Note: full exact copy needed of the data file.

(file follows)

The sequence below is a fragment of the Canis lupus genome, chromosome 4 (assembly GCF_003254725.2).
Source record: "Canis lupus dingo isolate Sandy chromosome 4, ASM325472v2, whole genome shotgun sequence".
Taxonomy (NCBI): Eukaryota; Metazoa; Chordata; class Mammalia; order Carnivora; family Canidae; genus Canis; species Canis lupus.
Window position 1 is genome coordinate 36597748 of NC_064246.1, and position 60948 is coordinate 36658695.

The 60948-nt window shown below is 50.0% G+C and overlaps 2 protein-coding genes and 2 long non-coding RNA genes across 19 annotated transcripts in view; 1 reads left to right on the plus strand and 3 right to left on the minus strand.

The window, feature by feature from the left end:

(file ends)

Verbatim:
The sequence below is a fragment of the Canis lupus genome, chromosome 4 (assembly GCF_003254725.2).
Source record: "Canis lupus dingo isolate Sandy chromosome 4, ASM325472v2, whole genome shotgun sequence".
Taxonomy (NCBI): Eukaryota; Metazoa; Chordata; class Mammalia; order Carnivora; family Canidae; genus Canis; species Canis lupus.
Window position 1 is genome coordinate 36597748 of NC_064246.1, and position 60948 is coordinate 36658695.

The 60948-nt window shown below is 50.0% G+C and overlaps 2 protein-coding genes and 2 long non-coding RNA genes across 19 annotated transcripts in view; 1 reads left to right on the plus strand and 3 right to left on the minus strand.

The window, feature by feature from the left end: